> > > - IP addesss on te switch is set.
    > > > - 2924 ports have been put into access mode
    > > > - 2924 is plugged into one of the router switch (4 available) ports.
    > > > - I have tried using straight through and cross-over cables

    >
    > > > Where am i going wrong here? Or can this switch NOT be used with a
    > > > typical home router like the linksys?

    >
    > > > Thanks in advance..

    >
    > > > GNY

    >
    > > It all depends what VLAN the router is in (in regards to access
    > > ports). If you place ALL ports into VLAN 100, including the router,
    > > this will work. If the router is not in VLAN 100, then it will not
    > > work as the clients will be in a VLAN that has no router as a default
    > > route. Unless your linksys supports trunking, and you place IPs in
    > > both VLANs on the router and trunk the VLANs back to the switch, this
    > > will never work. If the switch supports routing itself, you can place
    > > an IP address in VLAN 100 and ensure that routing is enabled, but I'm
    > > fairly certain the 2924 will not support this. Now technically you
    > > could probably place two connections from the linksys, one into an
    > > access port in vlan 1, and one into an access port in vlan 100, and it
    > > should work. The only caveat here is that they hosts on VLAN 1 may
    > > have trouble talking to hosts on VLAN 100. Technically it should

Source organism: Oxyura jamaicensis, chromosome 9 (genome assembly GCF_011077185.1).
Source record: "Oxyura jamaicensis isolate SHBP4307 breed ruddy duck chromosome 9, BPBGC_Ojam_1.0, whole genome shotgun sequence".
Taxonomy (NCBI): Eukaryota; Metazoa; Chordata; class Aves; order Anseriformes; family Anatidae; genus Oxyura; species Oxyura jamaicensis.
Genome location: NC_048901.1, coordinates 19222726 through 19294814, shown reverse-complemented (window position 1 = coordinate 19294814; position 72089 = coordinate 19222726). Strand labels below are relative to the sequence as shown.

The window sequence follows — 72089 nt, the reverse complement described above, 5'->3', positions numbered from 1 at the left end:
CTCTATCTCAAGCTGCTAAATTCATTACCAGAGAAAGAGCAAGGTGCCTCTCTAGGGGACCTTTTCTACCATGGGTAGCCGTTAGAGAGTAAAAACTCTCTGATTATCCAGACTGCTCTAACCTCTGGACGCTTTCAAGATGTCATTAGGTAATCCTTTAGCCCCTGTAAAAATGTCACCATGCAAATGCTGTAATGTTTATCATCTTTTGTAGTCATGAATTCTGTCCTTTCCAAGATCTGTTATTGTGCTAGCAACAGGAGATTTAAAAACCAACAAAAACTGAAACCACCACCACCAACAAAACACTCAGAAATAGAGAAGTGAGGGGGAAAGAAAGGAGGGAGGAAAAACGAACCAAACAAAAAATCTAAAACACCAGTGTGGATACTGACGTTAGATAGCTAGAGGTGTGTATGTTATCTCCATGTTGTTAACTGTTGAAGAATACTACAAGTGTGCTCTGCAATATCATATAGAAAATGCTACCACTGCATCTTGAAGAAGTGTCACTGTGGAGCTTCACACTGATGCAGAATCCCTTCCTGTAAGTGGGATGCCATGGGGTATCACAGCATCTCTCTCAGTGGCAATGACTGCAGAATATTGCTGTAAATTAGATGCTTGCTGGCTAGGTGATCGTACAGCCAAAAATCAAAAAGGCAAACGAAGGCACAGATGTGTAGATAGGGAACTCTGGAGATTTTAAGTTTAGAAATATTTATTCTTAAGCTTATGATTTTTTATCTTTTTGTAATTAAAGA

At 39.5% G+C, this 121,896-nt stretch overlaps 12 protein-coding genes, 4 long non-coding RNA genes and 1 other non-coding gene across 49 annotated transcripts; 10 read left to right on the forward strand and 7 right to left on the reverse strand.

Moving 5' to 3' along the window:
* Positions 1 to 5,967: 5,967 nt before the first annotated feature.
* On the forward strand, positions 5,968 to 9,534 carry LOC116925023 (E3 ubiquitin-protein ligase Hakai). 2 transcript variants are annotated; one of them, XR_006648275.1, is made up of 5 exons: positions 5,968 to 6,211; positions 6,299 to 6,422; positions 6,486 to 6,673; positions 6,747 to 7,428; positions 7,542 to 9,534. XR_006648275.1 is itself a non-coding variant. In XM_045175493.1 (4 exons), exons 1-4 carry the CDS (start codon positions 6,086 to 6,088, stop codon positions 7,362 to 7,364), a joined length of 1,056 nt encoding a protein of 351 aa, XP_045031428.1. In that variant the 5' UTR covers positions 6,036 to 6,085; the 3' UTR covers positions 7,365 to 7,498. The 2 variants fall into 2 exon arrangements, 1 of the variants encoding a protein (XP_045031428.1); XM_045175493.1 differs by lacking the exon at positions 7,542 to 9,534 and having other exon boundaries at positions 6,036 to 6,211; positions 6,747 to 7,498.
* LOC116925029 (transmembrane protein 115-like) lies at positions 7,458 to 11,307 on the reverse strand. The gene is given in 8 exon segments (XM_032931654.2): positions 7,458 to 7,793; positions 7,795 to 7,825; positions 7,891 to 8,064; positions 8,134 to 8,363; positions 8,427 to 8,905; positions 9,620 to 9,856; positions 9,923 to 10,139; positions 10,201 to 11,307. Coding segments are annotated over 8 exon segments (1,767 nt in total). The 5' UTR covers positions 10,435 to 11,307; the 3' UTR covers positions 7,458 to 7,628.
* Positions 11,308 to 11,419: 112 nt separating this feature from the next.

> > traverse the router and work, but direct broadcasts will not work.

    >
    > thanks for the info.. this is what I thought.
    >
    > I only have the 1 router. I was under the impression that the vlans
    > could all be routed out through vlan 1 ports to the linksys, but your
    > statement makes it clear this won't work.
    >
    > as for the recommendation of plugging into 2 ports and not talking;
    > I'm not worried. I won't have anything plugged into vlan 1 anway. just
    > vlan 1 and vlan 2. I'm trying to separate a small home business and
    > home personal network; nothing major.
    >
    > if I wanted to; which I tried, how can I assign the switchports an ip?
    > I can't seem to do that.
    >
    > thanks for your help though!
    >
    > GNY


    It would have to be a layer 3 switch, which I don't think the 2900
    does. A 3550 or 60 would provide this functionality, allowing you to
    put IPs on ports as well as route between VLANs which would solve your
    issue. But with your hardware, you are limited without additional
    router interfaces/connections.
    Trendkill, Jun 25, 2007
    #4
  5. GNY <> writes:
    >I only have the 1 router. I was under the impression that the vlans
    >could all be routed out through vlan 1 ports to the linksys, but your
    >statement makes it clear this won't work.


    No, not on a layer-2 switch. You could do VLAN trunk'ing, but I doubt
    the linksys supports vlan trunks.